Prudence Gill grew up in a cottage on the Matheson coconut plantation when Key Biscayne still had swampland.
Gill, an artist and curator, would play in the swamp next to her house, a place she said was wild and mysterious.
“Growing up there formed my relationship with the environment and nature,” she said. “The swamp was the place that held the most mystery. I learned to be unafraid of entering into mysteries.”
Gill’s experiences with nature inspired her recent art exhibit, “Ghosting Nature,” which will be up at the Marjory Stoneman Douglas Biscayne Nature Center in Crandon Park until Feb. 21.
The exhibit features a piece titled “Ghost Swamp,” a tribute to her beloved wild place. Gill used part of a coconut tree as the base for the piece. She recreated the landscape of the swamp — coconut palms, silver buttonwood, spiky plants and tree stumps — using clay.
Sandra St. Hilaire, program coordinator for the Biscayne Nature Center, said she walks into the exhibit room every day to look at Gill’s pieces, especially the ghost swamp.
“I think it’s magical,” St. Hilaire said. “It’s hauntingly beautiful. You can imagine yourself in that environment.”
The exhibit also features monoprints on vellum from photos taken of water reflections on Biscayne Bay, Whitewater Bay and off Key Biscayne.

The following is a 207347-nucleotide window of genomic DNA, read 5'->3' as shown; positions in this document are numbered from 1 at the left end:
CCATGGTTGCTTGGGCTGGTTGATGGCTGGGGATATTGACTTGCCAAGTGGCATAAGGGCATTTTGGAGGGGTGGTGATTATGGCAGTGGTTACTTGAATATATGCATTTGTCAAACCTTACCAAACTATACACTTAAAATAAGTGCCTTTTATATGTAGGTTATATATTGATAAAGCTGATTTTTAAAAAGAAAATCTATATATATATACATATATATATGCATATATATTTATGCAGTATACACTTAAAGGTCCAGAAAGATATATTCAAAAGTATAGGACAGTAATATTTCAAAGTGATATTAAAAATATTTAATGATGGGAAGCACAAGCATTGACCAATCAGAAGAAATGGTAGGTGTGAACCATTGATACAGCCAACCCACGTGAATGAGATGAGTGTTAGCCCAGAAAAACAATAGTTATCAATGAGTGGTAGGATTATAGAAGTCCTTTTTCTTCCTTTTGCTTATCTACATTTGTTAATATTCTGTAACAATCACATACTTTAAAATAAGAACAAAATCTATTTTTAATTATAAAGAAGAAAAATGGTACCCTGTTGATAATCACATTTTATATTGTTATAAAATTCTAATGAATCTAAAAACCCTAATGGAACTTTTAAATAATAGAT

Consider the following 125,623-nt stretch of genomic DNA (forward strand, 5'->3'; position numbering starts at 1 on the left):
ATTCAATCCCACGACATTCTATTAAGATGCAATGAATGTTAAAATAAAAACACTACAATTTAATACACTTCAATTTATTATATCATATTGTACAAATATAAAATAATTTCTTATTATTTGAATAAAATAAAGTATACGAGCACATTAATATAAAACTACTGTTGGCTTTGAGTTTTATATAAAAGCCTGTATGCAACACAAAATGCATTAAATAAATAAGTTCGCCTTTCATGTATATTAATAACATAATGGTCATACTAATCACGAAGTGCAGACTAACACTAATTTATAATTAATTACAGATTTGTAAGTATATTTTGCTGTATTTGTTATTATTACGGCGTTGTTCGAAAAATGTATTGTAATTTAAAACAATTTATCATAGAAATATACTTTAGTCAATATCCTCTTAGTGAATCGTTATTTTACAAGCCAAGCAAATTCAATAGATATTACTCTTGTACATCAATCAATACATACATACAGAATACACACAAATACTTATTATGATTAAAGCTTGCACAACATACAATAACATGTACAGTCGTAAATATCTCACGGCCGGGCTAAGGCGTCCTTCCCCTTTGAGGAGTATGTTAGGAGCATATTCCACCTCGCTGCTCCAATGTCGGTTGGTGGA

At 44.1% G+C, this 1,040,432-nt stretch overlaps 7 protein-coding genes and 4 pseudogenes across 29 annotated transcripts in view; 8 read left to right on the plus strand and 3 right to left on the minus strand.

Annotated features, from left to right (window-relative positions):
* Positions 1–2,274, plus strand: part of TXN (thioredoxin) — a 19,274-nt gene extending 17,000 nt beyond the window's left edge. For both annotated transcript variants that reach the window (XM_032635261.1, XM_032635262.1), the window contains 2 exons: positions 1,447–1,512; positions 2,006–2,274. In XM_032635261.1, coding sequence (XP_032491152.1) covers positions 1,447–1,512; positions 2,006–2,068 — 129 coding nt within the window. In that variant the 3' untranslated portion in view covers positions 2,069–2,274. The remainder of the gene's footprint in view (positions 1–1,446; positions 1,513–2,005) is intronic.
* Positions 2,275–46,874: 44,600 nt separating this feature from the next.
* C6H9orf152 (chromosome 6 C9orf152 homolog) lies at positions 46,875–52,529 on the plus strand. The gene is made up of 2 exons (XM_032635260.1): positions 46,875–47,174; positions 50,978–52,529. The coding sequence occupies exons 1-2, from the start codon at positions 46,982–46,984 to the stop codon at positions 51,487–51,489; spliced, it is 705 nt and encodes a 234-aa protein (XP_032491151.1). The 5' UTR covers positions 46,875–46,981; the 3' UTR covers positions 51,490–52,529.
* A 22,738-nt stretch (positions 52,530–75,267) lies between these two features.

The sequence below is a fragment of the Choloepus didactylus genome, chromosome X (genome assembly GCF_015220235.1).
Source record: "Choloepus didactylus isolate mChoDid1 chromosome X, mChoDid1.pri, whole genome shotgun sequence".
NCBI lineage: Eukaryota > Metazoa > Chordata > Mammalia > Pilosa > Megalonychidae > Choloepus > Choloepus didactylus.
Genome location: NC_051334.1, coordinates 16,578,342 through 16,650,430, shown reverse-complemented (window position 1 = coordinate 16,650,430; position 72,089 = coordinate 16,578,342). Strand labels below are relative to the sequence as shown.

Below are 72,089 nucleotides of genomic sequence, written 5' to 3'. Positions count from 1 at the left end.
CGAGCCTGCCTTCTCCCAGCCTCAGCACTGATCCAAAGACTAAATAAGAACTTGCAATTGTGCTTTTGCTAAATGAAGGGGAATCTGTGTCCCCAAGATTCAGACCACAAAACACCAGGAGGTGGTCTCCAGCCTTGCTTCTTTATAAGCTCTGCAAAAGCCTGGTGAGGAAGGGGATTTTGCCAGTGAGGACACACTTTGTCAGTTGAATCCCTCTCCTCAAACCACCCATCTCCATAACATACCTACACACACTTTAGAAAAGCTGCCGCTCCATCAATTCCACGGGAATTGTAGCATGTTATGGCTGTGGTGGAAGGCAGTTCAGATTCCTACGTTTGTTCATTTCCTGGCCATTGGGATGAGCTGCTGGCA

Gill has collected shells and other specimens from a young age. She used some of those specimens to create ceramic sculptures of shells, brain coral, three finger leaf algae and sea biscuits, which line the walls of the exhibit room.
Cesar Trasobares, a coordinator for Key Biscayne’s Art in Public Places program, said Gill’s work is a translation of the forms seen in nature.
“The ceramic pieces are beautiful and poetic in their own right, but also as statements from an artist in support of conservation of the environment and respect for nature,” Trasobares said.
A large map of the Everglades is also mounted on one of the walls. Last October, Gill participated in the Artists in Residence in Everglades program. She stayed in an apartment in the Everglades for a month and worked on her art. She mapped her journey using markers, paint swatches, acrylic paint and glue.
Gill said she was in her own heaven in the “vastness and stillness” of the Everglades. She said she has strong memories of the Everglades from when she was younger and that she wanted to immerse herself in that environment again.
“When you make your work, it speaks of your heart,” Gill said. “I hope that feeling comes through.”
If you go
▪ ‘Ghosting Nature’ by Prudence Gill will be on display in Crandon Park until Feb. 21.
▪ What: Closing reception for the exhibit.
▪ Where: Marjory Stoneman Douglas Biscayne Nature Center, 6767 Crandon Blvd.
▪ When: Saturday, Feb. 21 from 3 p.m. to 5 p.m.
▪ Cost: $7 county parking fee.
▪ For more information: Visit www.biscaynenaturecenter.org or call 305-361-6767 ext. 119.